1 Reply Latest reply on Sep 28, 2010 6:52 AM by Saubhik

    result_cache and data dictionary views

      Are there any special considerations when caching the results of a function which uses data dictionary views to determine it's results?
      This question has popped because I have a such a result_cached function for which the result_cache objects are not getting invalidated even when the underlying data dictionary views have changed and the function gives 'stale' values in it's output. Adding the relies_on clause has not helped either.

      Here is what I am trying to do:
      The function accepts table name as its input and tries to determine all the child tables using the sys.dba_constraints view. The results are returned in a pl/sql table and are cached so that the subsequent calls to this function use the result_cache.
      Everything works fine for the parent/child tables which have been created before the creation of this function. All the results are correct.

      The problem starts when a new child table is added to an existing parent table.
      The v$result_cache_objects view shows the result of this function as 'Published' and the output of the function does not show the newly created child table.
      Same is the case when an existing child table is deleted; the function continues to return it in the output as it is pulled from the result_cache.

      Oracle version:
      Oracle Database 11g Enterprise Edition Release - 64bit Production
      PL/SQL Release - Production
      CORE Production
      TNS for Linux: Version - Production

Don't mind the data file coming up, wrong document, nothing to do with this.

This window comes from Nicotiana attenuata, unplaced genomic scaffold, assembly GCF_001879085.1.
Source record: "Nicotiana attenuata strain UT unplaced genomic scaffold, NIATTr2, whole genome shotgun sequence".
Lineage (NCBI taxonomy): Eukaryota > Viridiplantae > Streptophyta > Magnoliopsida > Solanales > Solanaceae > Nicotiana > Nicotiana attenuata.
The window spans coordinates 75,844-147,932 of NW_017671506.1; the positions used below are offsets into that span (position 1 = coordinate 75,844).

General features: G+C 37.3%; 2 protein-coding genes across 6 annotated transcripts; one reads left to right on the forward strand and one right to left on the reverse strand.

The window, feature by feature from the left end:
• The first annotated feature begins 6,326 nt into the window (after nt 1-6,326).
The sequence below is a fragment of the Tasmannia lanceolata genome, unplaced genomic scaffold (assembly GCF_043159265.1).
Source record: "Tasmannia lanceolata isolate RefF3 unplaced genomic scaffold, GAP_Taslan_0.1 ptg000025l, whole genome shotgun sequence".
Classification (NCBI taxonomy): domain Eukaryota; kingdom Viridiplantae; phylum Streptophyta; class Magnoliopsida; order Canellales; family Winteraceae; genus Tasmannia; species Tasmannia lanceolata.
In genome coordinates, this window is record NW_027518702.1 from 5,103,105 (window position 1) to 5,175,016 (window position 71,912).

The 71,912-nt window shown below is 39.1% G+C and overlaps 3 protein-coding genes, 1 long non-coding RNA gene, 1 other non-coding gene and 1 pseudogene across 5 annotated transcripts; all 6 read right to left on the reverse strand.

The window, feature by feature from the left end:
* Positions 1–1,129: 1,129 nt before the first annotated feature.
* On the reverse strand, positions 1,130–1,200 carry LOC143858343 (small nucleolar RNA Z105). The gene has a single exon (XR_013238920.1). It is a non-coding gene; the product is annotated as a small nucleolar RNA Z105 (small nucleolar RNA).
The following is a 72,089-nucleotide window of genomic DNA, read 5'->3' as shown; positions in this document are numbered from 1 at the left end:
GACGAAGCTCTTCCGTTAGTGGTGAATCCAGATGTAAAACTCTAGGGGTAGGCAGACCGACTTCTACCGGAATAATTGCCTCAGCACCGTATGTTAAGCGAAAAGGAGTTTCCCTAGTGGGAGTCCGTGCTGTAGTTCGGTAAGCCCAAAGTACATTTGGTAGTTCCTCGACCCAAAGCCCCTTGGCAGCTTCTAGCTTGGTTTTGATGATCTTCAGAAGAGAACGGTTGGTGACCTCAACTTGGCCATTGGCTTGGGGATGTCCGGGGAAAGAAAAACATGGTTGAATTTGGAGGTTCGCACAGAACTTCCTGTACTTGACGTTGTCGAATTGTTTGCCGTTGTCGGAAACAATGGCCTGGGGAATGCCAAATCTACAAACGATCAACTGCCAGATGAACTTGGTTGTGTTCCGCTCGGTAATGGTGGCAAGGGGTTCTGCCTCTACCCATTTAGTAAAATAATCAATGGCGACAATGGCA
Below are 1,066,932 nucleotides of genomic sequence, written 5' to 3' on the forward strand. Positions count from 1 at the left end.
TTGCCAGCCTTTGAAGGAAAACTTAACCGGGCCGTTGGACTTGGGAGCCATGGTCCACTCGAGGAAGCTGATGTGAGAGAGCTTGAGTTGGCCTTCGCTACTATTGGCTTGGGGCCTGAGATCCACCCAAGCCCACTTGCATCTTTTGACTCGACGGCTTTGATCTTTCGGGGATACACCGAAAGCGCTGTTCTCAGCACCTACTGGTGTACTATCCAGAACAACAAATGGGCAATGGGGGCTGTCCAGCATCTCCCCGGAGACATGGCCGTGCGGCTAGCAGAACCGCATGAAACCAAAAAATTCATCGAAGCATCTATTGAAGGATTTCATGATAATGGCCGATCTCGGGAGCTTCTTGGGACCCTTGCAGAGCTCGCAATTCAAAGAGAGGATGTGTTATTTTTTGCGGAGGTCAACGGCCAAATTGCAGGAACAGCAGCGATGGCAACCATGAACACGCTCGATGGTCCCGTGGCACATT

NLSRTL Version - Production
        • 1. Re: result_cache and data dictionary views
          Restrictions on Result-Cached Functions*

          To be result-cached, a function must meet all of these criteria:

          * It is not defined in a module that has invoker's rights or in an anonymous block.
          * It is not a pipelined table function.
          * It does not reference dictionary tables, temporary tables, sequences, or nondeterministic SQL functions.
          For more information, see Oracle Database Performance Tuning Guide.
          * It has no OUT or IN OUT parameters.
          * No IN parameter has one of these types:
          o BLOB
          o CLOB
          o NCLOB
          o REF CURSOR
          o Collection
          o Object
          o Record
          * The return type is none of these:
          o BLOB
          o CLOB
          o NCLOB
          o REF CURSOR
          o Object
          o Record or PL/SQL collection that contains an unsupported return type

          It is recommended that a result-cached function also meet these criteria:

          * It has no side effects.
          For information about side effects, see "Subprogram Side Effects".
          * It does not depend on session-specific settings.
          For more information, see "Making Result-Cached Functions Handle Session-Specific Settings".
          * It does not depend on session-specific application contexts.